Taken Hostage tells the story of the Iran hostage crisis lasting from November of 1979 to the day Reagan’s inauguration. During this period of time, sixty six Americans were held in captivity by Students Following the Line of Imam after the United States allowed the Shah to undergo medical treatment amidst the Iranian revolution. Americans, after a tough decade of inflation, gas shortages, lack of trust in the government, and the defeat in Vietnam were yet again brought into a situation in which required their complete faith that the Carter administration would save the captives. The hostage crisis was a complete shock to the American people in addition to the heightened tensions because of economic decline, government mistrust, and energy
One minute and thirteen seconds. The last entry on the flight transcript: LOSS OF ALL DATA. On January 28, 1986, the Challenger Space Shuttle exploded 73 seconds into its flight. Aboard were five astronauts, one of whom, Christa McAuliffe, was ready to become the first school teacher in space. Sadly, none of the five survived.
The thirty seventh president’s tone throughout the speech was genuine and anguished. He stated frequently his regret towards his resignation; when this passage is read aloud, it is stressed heavily on pathos and that Nixon defended his decision with the selflessness of his own emotions and did what is better for the country (“American”). In his speech, Richard Nixon establishes his credibility and then goes on to show the logic of why he is resigning along with sparking the reader’s emotions in defense of him through the use of frequent fallacies and rhetorical devices. Nixon goes on to speak of his accomplishments and the tasks he hopes the American people will achieve with a new president, but those ideas are shadowed by the steady reminders by Nixon himself of the circumstances that are causing him to resign the Presidency that overall make Nixon’s arguments to logic and his credibility seem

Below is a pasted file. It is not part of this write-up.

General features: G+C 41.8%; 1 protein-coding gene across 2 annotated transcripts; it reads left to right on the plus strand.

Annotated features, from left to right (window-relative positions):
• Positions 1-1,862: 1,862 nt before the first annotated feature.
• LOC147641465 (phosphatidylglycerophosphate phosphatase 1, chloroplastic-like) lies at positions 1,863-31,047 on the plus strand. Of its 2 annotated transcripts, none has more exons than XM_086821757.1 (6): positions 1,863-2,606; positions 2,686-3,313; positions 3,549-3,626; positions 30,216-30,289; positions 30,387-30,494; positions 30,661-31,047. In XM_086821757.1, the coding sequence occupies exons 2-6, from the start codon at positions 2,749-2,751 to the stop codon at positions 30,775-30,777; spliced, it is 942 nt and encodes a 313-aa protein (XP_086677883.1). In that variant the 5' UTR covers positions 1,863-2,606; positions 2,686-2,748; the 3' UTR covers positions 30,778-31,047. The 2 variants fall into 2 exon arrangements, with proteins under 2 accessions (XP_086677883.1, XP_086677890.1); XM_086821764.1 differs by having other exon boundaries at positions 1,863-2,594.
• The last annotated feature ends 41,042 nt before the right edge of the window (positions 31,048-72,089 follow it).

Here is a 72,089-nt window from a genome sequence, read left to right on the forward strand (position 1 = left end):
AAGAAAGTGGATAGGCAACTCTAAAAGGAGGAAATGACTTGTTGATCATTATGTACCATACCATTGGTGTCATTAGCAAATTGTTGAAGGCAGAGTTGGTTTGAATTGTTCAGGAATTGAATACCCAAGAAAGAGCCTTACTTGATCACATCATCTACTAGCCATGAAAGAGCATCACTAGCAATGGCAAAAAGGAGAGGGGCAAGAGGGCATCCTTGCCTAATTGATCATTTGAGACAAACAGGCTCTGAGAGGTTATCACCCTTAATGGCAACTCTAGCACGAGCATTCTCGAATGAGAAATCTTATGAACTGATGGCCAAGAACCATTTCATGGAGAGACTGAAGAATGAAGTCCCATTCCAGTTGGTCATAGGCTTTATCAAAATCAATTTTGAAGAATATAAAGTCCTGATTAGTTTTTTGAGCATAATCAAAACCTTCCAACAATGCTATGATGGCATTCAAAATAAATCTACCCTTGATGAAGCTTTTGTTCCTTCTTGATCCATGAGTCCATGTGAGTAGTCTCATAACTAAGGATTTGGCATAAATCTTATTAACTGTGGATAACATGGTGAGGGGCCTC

This included calling for war, become the head of the nation’s economy, calling for direct representation by Jackson, and foreign policies. o At first, this view of the president being powerful received tons and tons of support from analyst and the general population. It was not until Nixon’s little scandal that the trust began to greatly decline combined with the decisions made by Johnson regarding the Vietnam War.
His use of ethos helped to reconstruct his lost creditability; By giving the people straight facts to marinate and chew on, Nixon let the people come to their own conclusion as to the type of person that he was; his appealing to the emotional side of people let them know that he too is a just an average person. In the end, the use of his techniques in harmony allowed him to win the hearts of the American people, which allowed them to see that he was an honest, hardworking, average Joe American with nothing to hide, just like the